Google I/O is always full of surprises, and we came across yet another elusive bit of hardware on the show floor today: Google Glass "prescription edition". No, it's not actually called that (we made up the name), but what you're looking at is definitely Glass that's been neatly integrated with a pair of prescription glasses -- in fact, it looks a lot like the version of Glass that Google recently mentioned on its blog. We don't really know anything else about this device, but we've reached out to Google for comment. Is this a custom design built by combining Google Glass Explorer Edition with off-the shelf eyewear? Is this a Glass prototype that's designed specifically for people who wear prescription spectacles? Share your thoughts in the comments and don't forget to check out the gallery below.
Update: Google's confirmed it's a prototype the company's experimented with that uses the same software as the Explorer Edition but slightly different hardware on the outside.
Brad Molen contributed to this report.
It arrived with a bang, but it's been dead silence ever since. Lenovo's Intel Clover Trail+ smartphone, the Android-based K900, is finally ready to make its grand entrance into the consumer realm. The 5.5-inch powerhouse will ship with a dual-core Atom Z2580 CPU (2.0GHz) within, a PowerVR SGX 544MP2 GPU, a 1080p IPS panel slipped behind a coating of Gorilla Glass 2 and a 13 megapixel camera. Despite the sizable display, it weighs just 162 grams and measures 6.9 millimeters thick, and should be available across greater China right now for RMB 3,299 (around $536) -- or RMB 2,999 if you're lucky. For those outside of Lenovo's homeland, you'll need to wait until summer for it to hit an unspecified amount of "international markets."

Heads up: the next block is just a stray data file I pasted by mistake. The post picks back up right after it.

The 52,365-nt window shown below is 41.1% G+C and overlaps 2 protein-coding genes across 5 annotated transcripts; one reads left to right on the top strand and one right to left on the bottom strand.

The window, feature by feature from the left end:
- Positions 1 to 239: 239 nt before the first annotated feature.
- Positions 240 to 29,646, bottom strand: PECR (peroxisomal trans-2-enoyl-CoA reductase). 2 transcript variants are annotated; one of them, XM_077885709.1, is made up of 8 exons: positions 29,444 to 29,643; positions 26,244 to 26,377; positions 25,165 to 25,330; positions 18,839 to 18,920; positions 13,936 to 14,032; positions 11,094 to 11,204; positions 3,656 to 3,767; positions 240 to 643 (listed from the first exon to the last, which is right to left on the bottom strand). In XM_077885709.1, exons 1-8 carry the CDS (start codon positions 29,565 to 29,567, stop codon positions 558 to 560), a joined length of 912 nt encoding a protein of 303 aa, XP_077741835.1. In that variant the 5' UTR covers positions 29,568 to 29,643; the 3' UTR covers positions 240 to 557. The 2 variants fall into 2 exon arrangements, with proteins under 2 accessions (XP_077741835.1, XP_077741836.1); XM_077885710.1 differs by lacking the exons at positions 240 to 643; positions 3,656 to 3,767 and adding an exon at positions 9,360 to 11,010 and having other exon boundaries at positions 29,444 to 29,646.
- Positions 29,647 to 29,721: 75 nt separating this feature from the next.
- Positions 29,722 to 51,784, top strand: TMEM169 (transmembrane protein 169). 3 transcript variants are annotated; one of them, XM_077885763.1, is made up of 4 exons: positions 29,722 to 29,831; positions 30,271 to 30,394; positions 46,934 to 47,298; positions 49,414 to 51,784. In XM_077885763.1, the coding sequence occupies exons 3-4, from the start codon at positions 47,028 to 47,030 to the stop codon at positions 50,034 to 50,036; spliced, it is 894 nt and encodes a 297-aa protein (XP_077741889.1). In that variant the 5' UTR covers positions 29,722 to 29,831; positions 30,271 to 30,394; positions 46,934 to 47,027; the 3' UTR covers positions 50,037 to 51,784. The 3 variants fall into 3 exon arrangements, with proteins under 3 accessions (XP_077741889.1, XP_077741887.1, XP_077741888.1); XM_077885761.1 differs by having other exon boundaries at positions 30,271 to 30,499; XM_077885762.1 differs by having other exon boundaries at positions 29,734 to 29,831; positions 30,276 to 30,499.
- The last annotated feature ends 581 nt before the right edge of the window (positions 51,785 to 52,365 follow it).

You might say the day is never really done in consumer technology news. Your workday, however, hopefully draws to a close at some point. This is the Daily Roundup on Engadget, a quick peek back at the top headlines for the past 24 hours -- all handpicked by the editors here at the site. Click on through the break, and enjoy.